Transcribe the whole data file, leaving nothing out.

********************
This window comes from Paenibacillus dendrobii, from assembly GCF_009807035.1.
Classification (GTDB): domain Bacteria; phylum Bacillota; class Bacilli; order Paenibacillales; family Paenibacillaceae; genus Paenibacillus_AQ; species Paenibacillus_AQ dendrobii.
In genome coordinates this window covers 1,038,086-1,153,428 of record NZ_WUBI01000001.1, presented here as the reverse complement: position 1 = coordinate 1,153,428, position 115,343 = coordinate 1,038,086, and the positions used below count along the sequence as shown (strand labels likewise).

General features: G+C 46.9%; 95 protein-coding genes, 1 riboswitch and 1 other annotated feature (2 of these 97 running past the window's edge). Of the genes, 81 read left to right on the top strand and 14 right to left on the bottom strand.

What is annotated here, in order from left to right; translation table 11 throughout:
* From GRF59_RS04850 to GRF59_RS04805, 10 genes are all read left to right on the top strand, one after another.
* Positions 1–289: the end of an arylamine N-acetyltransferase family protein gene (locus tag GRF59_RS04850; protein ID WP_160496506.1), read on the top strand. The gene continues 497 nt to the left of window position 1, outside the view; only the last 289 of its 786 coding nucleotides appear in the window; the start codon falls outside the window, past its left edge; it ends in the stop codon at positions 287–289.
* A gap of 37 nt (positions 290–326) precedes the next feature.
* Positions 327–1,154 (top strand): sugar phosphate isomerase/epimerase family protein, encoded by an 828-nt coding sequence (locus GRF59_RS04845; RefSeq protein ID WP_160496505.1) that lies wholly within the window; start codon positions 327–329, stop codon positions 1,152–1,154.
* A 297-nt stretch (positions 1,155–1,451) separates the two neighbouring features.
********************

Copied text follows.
This window comes from Paenibacillus dendrobii, from assembly GCF_009807035.1.
Classification (GTDB): domain Bacteria; phylum Bacillota; class Bacilli; order Paenibacillales; family Paenibacillaceae; genus Paenibacillus_AQ; species Paenibacillus_AQ dendrobii.
In genome coordinates this window covers 1,038,086-1,153,428 of record NZ_WUBI01000001.1, presented here as the reverse complement: position 1 = coordinate 1,153,428, position 115,343 = coordinate 1,038,086, and the positions used below count along the sequence as shown (strand labels likewise).

General features: G+C 46.9%; 95 protein-coding genes, 1 riboswitch and 1 other annotated feature (2 of these 97 running past the window's edge). Of the genes, 81 read left to right on the top strand and 14 right to left on the bottom strand.

What is annotated here, in order from left to right; translation table 11 throughout:
* From GRF59_RS04850 to GRF59_RS04805, 10 genes are all read left to right on the top strand, one after another.
* Positions 1–289: the end of an arylamine N-acetyltransferase family protein gene (locus tag GRF59_RS04850; protein ID WP_160496506.1), read on the top strand. The gene continues 497 nt to the left of window position 1, outside the view; only the last 289 of its 786 coding nucleotides appear in the window; the start codon falls outside the window, past its left edge; it ends in the stop codon at positions 287–289.
* A gap of 37 nt (positions 290–326) precedes the next feature.
* Positions 327–1,154 (top strand): sugar phosphate isomerase/epimerase family protein, encoded by an 828-nt coding sequence (locus GRF59_RS04845; RefSeq protein ID WP_160496505.1) that lies wholly within the window; start codon positions 327–329, stop codon positions 1,152–1,154.
* A 297-nt stretch (positions 1,155–1,451) separates the two neighbouring features.